# Making music, part 3: Making noise

Last week we parsed some music. That post was in a bit of a hurry, so we had to leave off a fair few important pieces (like ties and slurs for one; chords for a rather bigger one). We’ll get to them soon, but for now we want to actually get something playing back.

The main part of the story this time around will be John Clement’s rsound package for Racket. With the new package system (and an adequately new version of Racket), installation is rather straightforward:

raco pkg install rsound

This gives us a nice variety of methods for making music. For a quick overview, here’s an older version of the documentation: rsound docs. I’m not sure where / if the new package manager has pre-built docs available, but installing it will build the documentation as well. Still, the API is essentially the same.

The first thing we need is to make a sound. We can use the network and sine-wave macros to generate a simple tone:

(network ()
[out (sine-wave 440)])

(440 Hz is perhaps the easiest tone on a piano keyboard to remember, it’s the A above middle C.)

If we want to play that back, we can do so with signal->rsound to make a note and play to play it back:

(play
(signal->rsound
44100
(network ()
[out (sine-wave 440)])))

44100 is the number of frames to generate. Given the default parameters, that will be a one second long sound. Go ahead and give that a whirl if you want something a bit painful. The default volume is… intense.

The last piece we need is the math that turns a piano key into a frequency. Luckily, the math has already been done for us:

f(n) = ( \sqrt[12]{2}\ )^{n-49} \cdot 440\ Hz

Combine the previous code and that function and we have a nice way to make single pitches:

(define (note->rsound 1/2s-above-c)
(define 12th-root-of-2 (expt 2 (/ 1 12)))
(define n (+ 1/2s-above-c 40))
(define freq (* (expt 12th-root-of-2 (- n 49)) 440))
(rs:network ()
[out (rs:sine-wave freq)]))

You may have noticed the rs: prefix on rsound functions. That’s because it exports at least one function (silence) that conflicts with what we’ve already written. So by using the prefix-in form of require way we have a namespace of sorts on the rsound functions:

(require (prefix-in rs: rsound))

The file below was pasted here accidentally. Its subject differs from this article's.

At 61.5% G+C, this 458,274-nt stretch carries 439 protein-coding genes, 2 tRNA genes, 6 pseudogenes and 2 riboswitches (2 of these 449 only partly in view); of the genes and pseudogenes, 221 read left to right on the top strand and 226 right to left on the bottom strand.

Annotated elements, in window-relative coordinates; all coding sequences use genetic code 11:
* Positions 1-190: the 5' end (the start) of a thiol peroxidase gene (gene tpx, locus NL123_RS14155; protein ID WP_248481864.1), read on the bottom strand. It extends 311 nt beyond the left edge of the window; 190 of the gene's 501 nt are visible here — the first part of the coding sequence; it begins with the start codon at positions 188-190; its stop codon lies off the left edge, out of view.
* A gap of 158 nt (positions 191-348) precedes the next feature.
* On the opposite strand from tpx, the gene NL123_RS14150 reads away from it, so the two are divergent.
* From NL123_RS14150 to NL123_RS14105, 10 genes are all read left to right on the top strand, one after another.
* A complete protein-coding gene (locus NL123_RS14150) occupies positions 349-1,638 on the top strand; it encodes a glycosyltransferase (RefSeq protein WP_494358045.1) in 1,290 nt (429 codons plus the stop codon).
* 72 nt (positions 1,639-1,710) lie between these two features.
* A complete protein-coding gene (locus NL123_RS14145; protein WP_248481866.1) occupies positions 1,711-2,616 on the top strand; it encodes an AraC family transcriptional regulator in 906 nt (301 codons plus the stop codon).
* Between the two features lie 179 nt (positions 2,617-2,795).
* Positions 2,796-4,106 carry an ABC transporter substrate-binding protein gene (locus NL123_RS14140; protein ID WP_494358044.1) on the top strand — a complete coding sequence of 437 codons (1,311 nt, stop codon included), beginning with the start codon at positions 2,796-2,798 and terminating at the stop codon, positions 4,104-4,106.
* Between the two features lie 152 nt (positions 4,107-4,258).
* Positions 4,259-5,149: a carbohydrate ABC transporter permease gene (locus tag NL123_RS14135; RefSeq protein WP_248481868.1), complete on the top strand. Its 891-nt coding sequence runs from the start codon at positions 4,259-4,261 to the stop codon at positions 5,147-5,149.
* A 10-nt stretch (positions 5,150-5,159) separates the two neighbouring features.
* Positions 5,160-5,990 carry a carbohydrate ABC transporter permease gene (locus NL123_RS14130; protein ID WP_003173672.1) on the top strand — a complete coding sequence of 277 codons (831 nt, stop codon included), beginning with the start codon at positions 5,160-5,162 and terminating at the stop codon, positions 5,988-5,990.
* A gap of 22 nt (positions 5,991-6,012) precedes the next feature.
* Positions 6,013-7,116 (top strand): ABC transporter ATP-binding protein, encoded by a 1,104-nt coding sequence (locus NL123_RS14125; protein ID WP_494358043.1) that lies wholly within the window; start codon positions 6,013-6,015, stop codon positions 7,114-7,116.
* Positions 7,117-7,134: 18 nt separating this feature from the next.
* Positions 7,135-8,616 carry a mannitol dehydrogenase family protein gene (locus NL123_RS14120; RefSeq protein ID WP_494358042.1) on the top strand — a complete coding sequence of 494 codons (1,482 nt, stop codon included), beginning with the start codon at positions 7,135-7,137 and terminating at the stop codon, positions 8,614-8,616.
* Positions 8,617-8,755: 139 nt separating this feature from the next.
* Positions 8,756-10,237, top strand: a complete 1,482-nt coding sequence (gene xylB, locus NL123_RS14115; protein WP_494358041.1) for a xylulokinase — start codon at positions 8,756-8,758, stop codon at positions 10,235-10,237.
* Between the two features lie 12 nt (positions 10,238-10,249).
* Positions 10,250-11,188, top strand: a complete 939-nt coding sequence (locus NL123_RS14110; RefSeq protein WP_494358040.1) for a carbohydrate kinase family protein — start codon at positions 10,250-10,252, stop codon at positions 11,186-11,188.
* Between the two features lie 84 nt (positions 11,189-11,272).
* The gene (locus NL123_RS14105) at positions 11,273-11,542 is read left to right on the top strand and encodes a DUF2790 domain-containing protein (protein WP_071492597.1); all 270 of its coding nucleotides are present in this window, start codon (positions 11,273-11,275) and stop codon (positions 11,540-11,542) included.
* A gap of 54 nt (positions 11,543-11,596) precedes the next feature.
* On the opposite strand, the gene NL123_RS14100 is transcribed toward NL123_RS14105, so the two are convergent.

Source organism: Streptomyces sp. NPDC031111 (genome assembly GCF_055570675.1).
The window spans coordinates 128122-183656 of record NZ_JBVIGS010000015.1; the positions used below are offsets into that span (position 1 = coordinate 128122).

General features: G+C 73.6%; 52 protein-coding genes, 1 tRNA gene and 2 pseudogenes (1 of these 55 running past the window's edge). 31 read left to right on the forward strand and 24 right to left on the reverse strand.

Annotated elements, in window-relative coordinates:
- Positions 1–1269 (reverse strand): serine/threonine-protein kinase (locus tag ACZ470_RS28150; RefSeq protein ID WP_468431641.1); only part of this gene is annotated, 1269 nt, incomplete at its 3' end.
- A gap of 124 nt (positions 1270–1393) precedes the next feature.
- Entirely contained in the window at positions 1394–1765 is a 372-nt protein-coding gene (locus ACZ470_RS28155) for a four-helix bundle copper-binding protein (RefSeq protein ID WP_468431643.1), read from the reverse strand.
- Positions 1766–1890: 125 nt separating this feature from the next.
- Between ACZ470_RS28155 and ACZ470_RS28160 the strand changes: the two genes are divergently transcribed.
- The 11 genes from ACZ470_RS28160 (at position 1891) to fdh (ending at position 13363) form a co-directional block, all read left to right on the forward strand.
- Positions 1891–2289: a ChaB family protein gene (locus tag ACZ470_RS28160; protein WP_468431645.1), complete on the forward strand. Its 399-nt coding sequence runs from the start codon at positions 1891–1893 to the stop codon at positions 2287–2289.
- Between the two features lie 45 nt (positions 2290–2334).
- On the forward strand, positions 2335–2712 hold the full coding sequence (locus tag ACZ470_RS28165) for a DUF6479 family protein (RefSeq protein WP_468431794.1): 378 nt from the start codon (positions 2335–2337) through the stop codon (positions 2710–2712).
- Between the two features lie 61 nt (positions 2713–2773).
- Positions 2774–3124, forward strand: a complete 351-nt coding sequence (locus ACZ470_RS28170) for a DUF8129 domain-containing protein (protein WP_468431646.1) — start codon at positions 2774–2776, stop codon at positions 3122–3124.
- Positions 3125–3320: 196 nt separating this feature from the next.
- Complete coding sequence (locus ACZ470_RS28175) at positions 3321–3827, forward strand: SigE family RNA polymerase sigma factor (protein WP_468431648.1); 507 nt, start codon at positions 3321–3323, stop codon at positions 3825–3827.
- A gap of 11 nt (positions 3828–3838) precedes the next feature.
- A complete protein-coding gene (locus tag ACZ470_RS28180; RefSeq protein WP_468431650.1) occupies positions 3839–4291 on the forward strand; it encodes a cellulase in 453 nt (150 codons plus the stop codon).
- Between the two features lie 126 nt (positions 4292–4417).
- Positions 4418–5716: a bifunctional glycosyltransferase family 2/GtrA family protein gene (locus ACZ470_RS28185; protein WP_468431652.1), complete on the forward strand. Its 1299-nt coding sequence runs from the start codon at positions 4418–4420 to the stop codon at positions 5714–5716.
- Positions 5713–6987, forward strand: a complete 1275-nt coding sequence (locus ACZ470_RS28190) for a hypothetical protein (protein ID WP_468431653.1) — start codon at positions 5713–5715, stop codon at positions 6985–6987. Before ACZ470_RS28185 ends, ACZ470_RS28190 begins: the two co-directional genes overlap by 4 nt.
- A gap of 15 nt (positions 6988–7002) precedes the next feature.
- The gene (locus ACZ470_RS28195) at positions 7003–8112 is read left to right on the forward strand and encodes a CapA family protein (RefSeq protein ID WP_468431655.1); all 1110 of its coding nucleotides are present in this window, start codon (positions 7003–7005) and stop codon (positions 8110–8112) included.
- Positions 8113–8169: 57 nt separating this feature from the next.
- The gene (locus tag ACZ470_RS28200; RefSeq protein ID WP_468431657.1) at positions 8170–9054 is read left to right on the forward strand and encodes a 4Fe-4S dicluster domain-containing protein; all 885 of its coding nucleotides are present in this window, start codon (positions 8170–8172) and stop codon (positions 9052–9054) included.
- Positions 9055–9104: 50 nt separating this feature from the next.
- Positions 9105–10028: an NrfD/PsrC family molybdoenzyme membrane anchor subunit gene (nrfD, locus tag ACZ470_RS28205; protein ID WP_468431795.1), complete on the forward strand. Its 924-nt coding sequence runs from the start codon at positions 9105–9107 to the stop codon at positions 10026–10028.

After single notes, there’s a function signal-+s which we can use to add two signals together. This will let us build chords of those notes we were already making:

(define (chord->rsound notes)
(rs:signal-+s
(for/list ([each (in-list notes)])
(note->rsound each))))

Unfortunately, that doesn’t quite work at the moment (since we don’t have the parser working for chords yet), but we can still try it out:

> (play (signal->rsound 44100 (chord->rsound '(40 44 47))))

With those being the notes on a standard piano corresponding to middle C and the E and G above it, that should be a nice C Major chord in all it’s pure tone glory. It’s ugly, but it’s definitely a chord.

With that, all that’s left is pulling apart a song. We’ll go ahead and use our good friend match again, since we’ve already seen how well it deals with structs:

(define (abc->rsound current-note)
(define current-rsound
(match current-note
[(or #f '())
(rs:silence 1)]
[(note _ length pitch)
(rs:signal->rsound (exact-floor (* length 44100)) (note->rsound pitch))]
[(silence _ length)
(rs:silence (exact-floor (* length 44100)))]))

(define rest-rsound
(match current-note
[(or #f '())
(rs:silence 1)]
[(item (list-rest next-note rest-notes) _)
(set-item-next! current-note rest-notes)
(abc->rsound next-note)]
[(item next-note _)
(abc->rsound next-note)]))

(rs:rs-append*
(list current-rsound
(rs:silence 10)
rest-rsound)))

Hopefully that’s pretty straight forward. We have three parts. In the first internal define, we’re making a sound for the first note. It’s either a note or silence, either way we create the correct number of frames, completely ignoring the item-next field (setting it to _).

In the second part, we ignore the first part and only look at the item-next. This lets us know if we have #f at the end of a song, and empty list if we’ve already played through a repeat enough times, a list of repeated options (which we need to advance with set-item-next!1, or finally a single note. In all cases but the first, we recursively generate that tone; if there’s no next, we generate a single frame of silence (easier than special casing for the last part of the function).

Finally, we put it all together. I put another 10 frames of silence here as a completely randomly chosen break between notes. Without it, repeated notes tend to run together. With it, we get some nice spacing. I’m going to have to tune it a little bit, but for the moment it works great.

So now we can turn a song into an rsound, but how about playing it back? Easy:

(define (abc-play-file filename)
(rs:play
(abc->rsound
(abc-parse/playback
(call-with-input-file filename abc-lex)))))

Here’s a nice example:

Yes, it’s a bit really fuzzy. That’s mostly because of the compression involved in making it an mp3. Also, the notes are pure sine waves. In reality, musical notes are a bit more complicated than that. We’ll get to that soon, I hope.

How did I generate the file? Glad you asked. The rsound library pretty much does this for us with the rs-write function:

(define (abc->wav abc-filename wav-filename)
(rs:rs-write
(abc->rsound
(abc-parse/playback
(call-with-input-file abc-filename abc-lex)))
wav-filename))

For this particular file, I used Audacity to make it into an MP3, but that shouldn’t strictly speaking be necessary.

And there you have it. We have audio playback. There’s still a whole host of things to do, but I think this is pretty good progress.

As always, you can see the source code for this project on GitHub: jpverkamp/abc. I’d love to see some bug reports; I know there are some issues. 😄

1. yes, unfortunately this means songs can only be played once at the moment [return]